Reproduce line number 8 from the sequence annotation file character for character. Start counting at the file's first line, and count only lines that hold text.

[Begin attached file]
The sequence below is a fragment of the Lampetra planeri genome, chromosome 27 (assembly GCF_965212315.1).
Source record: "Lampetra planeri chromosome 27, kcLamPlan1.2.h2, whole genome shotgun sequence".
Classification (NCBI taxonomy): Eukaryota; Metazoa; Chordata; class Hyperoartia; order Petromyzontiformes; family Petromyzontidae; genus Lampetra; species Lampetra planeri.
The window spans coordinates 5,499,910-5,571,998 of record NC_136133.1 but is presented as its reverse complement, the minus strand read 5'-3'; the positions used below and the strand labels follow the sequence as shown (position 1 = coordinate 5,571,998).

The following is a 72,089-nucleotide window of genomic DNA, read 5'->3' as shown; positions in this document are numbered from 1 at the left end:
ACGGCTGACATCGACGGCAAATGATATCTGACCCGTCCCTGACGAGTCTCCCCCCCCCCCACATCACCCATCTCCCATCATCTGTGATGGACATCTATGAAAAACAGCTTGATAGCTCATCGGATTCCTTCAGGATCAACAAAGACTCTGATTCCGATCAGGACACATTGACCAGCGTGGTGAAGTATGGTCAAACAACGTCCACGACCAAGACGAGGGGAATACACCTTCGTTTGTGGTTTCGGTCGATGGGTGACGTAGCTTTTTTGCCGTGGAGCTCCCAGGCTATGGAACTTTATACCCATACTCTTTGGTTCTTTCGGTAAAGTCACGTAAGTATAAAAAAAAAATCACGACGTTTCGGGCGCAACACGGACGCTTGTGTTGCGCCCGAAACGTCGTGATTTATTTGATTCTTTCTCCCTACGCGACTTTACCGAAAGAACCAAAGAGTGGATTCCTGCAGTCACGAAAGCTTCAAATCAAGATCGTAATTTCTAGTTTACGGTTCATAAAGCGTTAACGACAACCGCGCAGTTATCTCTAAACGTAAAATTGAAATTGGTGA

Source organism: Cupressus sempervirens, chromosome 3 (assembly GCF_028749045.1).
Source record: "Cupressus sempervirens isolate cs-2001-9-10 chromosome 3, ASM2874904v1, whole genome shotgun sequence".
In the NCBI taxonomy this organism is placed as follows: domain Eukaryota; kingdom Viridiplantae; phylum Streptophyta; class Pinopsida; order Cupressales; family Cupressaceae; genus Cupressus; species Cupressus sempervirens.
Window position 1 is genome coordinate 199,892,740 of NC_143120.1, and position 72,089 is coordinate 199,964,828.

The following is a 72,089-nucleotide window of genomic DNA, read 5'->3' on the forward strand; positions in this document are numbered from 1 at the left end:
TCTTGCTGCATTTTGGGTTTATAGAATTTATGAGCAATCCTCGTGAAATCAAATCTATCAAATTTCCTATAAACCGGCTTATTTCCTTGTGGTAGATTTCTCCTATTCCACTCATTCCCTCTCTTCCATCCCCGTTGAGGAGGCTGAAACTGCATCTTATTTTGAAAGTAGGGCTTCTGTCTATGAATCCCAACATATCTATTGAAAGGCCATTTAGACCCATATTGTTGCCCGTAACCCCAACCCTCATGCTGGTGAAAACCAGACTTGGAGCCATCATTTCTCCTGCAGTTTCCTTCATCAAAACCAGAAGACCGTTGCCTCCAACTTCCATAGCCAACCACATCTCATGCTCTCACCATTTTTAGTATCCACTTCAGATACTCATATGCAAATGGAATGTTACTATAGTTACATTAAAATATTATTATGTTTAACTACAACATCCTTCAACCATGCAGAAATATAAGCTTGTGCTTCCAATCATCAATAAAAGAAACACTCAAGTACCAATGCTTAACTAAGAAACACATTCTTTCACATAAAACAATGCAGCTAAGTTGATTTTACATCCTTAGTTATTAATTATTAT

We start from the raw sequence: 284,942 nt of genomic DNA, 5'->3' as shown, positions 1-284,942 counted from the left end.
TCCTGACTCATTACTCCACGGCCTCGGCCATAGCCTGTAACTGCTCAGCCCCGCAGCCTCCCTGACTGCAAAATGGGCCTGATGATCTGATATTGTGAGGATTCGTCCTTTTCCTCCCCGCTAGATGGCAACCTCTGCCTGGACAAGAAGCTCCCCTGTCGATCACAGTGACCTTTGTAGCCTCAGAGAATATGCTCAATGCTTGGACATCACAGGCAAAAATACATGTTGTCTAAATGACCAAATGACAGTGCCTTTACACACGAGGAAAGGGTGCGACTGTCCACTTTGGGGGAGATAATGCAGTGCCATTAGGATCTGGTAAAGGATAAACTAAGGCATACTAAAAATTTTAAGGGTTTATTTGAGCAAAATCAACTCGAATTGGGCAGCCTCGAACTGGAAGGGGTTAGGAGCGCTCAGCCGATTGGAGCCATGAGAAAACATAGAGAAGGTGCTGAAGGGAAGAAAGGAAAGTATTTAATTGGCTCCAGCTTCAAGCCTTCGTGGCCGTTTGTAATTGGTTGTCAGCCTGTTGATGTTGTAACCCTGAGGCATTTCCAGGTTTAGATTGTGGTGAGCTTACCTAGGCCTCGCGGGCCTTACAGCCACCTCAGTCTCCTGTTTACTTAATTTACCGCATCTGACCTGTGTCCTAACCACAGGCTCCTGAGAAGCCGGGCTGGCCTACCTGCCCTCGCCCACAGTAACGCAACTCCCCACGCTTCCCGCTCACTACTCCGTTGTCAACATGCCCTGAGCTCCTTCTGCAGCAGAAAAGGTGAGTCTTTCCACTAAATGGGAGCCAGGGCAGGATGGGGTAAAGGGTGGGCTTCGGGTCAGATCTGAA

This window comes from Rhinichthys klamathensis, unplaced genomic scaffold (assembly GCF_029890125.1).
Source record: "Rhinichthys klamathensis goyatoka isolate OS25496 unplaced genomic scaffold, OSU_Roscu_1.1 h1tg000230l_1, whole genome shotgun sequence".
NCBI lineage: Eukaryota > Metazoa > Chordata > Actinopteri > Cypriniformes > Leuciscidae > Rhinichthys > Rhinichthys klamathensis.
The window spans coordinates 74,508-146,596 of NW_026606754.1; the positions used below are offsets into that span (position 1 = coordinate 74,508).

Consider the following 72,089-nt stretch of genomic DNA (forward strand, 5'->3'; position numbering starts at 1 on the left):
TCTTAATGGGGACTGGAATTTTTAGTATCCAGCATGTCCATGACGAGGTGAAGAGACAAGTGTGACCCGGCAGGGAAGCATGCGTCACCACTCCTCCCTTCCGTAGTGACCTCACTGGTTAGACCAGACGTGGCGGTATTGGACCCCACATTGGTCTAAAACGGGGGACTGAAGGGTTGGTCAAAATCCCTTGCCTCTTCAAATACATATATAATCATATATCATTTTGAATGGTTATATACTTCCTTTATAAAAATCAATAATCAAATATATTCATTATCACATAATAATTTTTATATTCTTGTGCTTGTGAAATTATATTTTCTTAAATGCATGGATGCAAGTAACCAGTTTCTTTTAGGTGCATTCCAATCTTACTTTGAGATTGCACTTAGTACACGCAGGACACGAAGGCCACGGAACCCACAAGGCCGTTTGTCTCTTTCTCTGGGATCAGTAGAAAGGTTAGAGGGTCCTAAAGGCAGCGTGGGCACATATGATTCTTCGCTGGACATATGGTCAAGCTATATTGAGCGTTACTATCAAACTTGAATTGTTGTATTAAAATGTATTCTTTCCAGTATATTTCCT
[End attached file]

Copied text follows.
Source record: "Cupressus sempervirens isolate cs-2001-9-10 chromosome 3, ASM2874904v1, whole genome shotgun sequence".